✓ Uses Rust 2018 edition
|0.8.7||Jan 12, 2019|
|0.8.6||Sep 10, 2018|
|0.8.4||Jul 1, 2018|
|0.8.2||Mar 2, 2018|
|0.6.2||Nov 19, 2017|
#4 in Video
738 downloads per month
Used in 2 crates
Highest-quality GIF encoder based on pngquant.
gifski converts video frames to GIF animations using pngquant's fancy features for efficient cross-frame palettes and temporal dithering. It produces animated GIFs that use thousands of colors per frame.
It's a CLI tool, but it can also be compiled as a C library for seamless use in other apps.
See releases page for executables.
If you have Homebrew, you can also get it with
brew install gifski. Add the
--with-openmp to make it run faster.
You can use
ffmpeg command to convert any video to PNG frames:
ffmpeg -i video.webm frame%04d.png
and then make the GIF from the frames:
gifski -o anim.gif frame*.png
You can also resize frames (with
-W <width in pixels> option). If the input was ever encoded using a lossy video codec it's recommended to at least halve size of the frames to hide compression artefacts and counter chroma subsampling that was done by the video codec.
gifski -h for more options.
- Install Rust
- Clone the repository:
git clone https://github.com/ImageOptim/gifski
- In the cloned directory, run:
cargo build --release
Enable OpenMP by adding
--features=openmp to Cargo build flags (supported on macOS and Linux with GCC). It makes encoding more than twice as fast.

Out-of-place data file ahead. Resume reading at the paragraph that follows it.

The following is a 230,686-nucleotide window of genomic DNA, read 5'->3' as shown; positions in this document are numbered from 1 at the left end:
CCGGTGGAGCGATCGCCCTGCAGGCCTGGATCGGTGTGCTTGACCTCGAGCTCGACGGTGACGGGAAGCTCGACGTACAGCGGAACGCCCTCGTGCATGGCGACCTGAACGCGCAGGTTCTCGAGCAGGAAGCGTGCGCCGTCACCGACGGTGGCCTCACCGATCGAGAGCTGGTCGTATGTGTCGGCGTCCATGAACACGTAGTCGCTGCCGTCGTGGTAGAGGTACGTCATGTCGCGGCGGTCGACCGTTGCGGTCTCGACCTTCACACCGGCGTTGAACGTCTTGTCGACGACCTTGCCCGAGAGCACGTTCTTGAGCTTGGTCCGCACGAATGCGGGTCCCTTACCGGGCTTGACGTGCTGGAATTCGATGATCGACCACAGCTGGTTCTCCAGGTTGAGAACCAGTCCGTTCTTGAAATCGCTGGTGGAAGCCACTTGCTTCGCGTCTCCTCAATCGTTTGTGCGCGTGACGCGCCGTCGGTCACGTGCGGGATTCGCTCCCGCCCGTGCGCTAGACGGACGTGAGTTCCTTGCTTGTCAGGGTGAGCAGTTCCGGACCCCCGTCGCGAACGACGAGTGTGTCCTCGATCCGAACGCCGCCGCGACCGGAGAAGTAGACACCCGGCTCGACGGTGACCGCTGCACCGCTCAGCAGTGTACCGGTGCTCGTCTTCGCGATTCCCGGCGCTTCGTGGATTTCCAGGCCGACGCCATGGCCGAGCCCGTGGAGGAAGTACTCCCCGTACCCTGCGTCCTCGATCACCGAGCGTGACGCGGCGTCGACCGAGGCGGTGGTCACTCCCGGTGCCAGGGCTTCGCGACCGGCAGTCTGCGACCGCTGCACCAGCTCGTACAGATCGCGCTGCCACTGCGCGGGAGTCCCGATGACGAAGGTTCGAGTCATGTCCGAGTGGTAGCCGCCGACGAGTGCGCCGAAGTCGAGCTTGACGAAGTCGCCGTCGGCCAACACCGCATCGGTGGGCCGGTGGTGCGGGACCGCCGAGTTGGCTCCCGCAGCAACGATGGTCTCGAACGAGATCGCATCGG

gifski.h for the API. To build the library, run:
cargo build --release
and link with
target/release/libgifski.a. Please observe the LICENSE.
The tool optionally supports decoding video directly, but unfortunately it relies on ffmpeg 3.x, which may be very hard to get working, so it's not enabled by default.
You must have
libclang installed, both with their C headers intalled in default system include paths. Details depend on the platform and version, but you usually need to install packages such as
clang. Please note that installation of these dependencies may be quite difficult. Especially on macOS and Windows it takes expert knowledge to just get them installed without wasting several hours on endless stupid installation and compilation errors, which I can't help with.
Once you have dependencies installed, compile with
cargo build --release --features=video,openmp.
When compiled with video support ffmpeg licenses apply. You may need to have a patent license to use H.264/H.265 video (I recommend using VP9/WebM instead).
gifski -o out.gif video.mp4